Controlling bovine viral diarrhoea

Effectively controlling Bovine
viral diarrhoea virus (BVDV) in cattle herds takes an integrated farm biosecurity system. This includes keeping farm fences in good condition and limiting the movement of unauthorised people and cattle on and off the farm. But a pillar of any system should be a comprehensive vaccination programme.

- Advertisement -

At a beef symposium held at the Dundee Research Station in KZN, Dr Martin Ferreira, a vet from Potchefstroom in the North West, said it’s important to vaccinate whole herds against BVDV, and to correctly handle and use BVDV vaccines.

According to the website, BVDV is very infectious agent and can contribute to many cattle diseases, affecting the reproductive, respiratory and immune systems. There’s a Type 1 and a Type 2 BVDV virus. Type 1 erodes the animal’s health more gradually, while Type 2 can cause sudden death. Dr Ferreira says a BVDV vaccine brand that contains effective protection against both types is best. The vaccine must also give foetal protection to prevent the development of permanently infected (PI) cattle. PI calves are born from pregnant cows that have been infected with BVDV between 45 days and 125 days of pregnancy or which didn’t have protective immunity against BVDV, which then passes to the foetus.

A BVDV vaccine should also protect against other viruses, like infectious bovine rhinotracheitis, parainfluenza and bovine respiratory syncytial virus.Herd profitability is most threatened by the Type 1-infected cattle that are quietly, but significantly, underperforming. Of a herd’s existing PI animals, 90% are the offspring of pregnant cows that were infected with BVDV but that had no foetal protection immunity. The only control for PI animals is to permanently remove them from the herd.Julia Ridpath, a US microbiologist specialising in ruminant diseases, likened the effects of BVDV to be being nibbled to death by a duck. “BVDV is a very complex disease, and Type 1 is a slow and methodical killer,” she explains.

- Advertisement -

When and how to vaccinate
Dr Ferreira warns that vaccinating only part of a herd against BVDV won’t help. “BVDV infection is very stress-related,” he explains. “Ideally, BVDV vaccinations must be used before expected stress periods like late winter. Vaccinating under stress conditions can cause the immune reaction to the vaccine to be undesirably weak.“But BVDV is especially prevalent in late winter when natural veld and water are at their lowest and cattle’s stress is highest. To minimise stress and to get the best value from your vaccine, give a Multimin injection one month before vaccination.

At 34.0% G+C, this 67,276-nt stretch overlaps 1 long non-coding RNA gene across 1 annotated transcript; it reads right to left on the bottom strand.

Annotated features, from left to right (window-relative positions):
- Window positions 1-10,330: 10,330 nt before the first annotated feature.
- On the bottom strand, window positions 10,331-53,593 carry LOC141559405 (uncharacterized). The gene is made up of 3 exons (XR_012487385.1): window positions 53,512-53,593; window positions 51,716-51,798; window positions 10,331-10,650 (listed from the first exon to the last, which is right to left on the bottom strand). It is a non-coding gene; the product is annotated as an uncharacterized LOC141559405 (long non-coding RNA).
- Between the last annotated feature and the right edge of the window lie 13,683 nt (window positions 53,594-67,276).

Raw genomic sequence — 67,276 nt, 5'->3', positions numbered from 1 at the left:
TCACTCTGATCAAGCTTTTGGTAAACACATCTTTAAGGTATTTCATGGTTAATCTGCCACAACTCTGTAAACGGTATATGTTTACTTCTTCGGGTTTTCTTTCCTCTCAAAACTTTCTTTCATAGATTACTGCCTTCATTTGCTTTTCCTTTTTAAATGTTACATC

Pregnant cows and calves
Dr Ferreira explains that BVDV vaccines are either dead or modified live (attenuated live). “Dead vaccines are safe to use in pregnant animals and there’s only an abortion risk if modified live vaccines are used on animals that weren’t correctly vaccinated before their first pregnancy. Consult your local vet for more advice if you have any doubts. “Be careful of unproven BVDV vaccines. They may be cheaper, but if they don’t work properly, you’re going to lose much more money from sick and dying animals.” He also warns that recent media reports, indicating that calves must be vaccinated against BVDV at between 10 and 14 days old, are a marketing ploy. Calves from cows that have been vaccinated with a BVDV vaccine that gives foetal protection will only lose their maternal resistance to Type 2 at 114 days, and to Type 1 at 140 days. Vaccinating such a calf kills off this resistance.He says a calf should get its first BVDV vaccination at five months old, with a repeat vaccination 14 days before weaning, to help it during the stress period of weaning and the change of nutrition.

Replacement animals
Replacement animals should have had two to three doses of a modified live BVDV vaccine before their first pregnancy, and thereafter a yearly booster BVDV vaccination. For cattle that have never been vaccinated against BVDV before, Dr Ferreira recommends that pregnant females be vaccinated with a dead vaccine, and non-pregnant animals with a modified live vaccine.Contact Dr Martin Ferreira on 082 801 2835, or e-mail [email protected].     |fw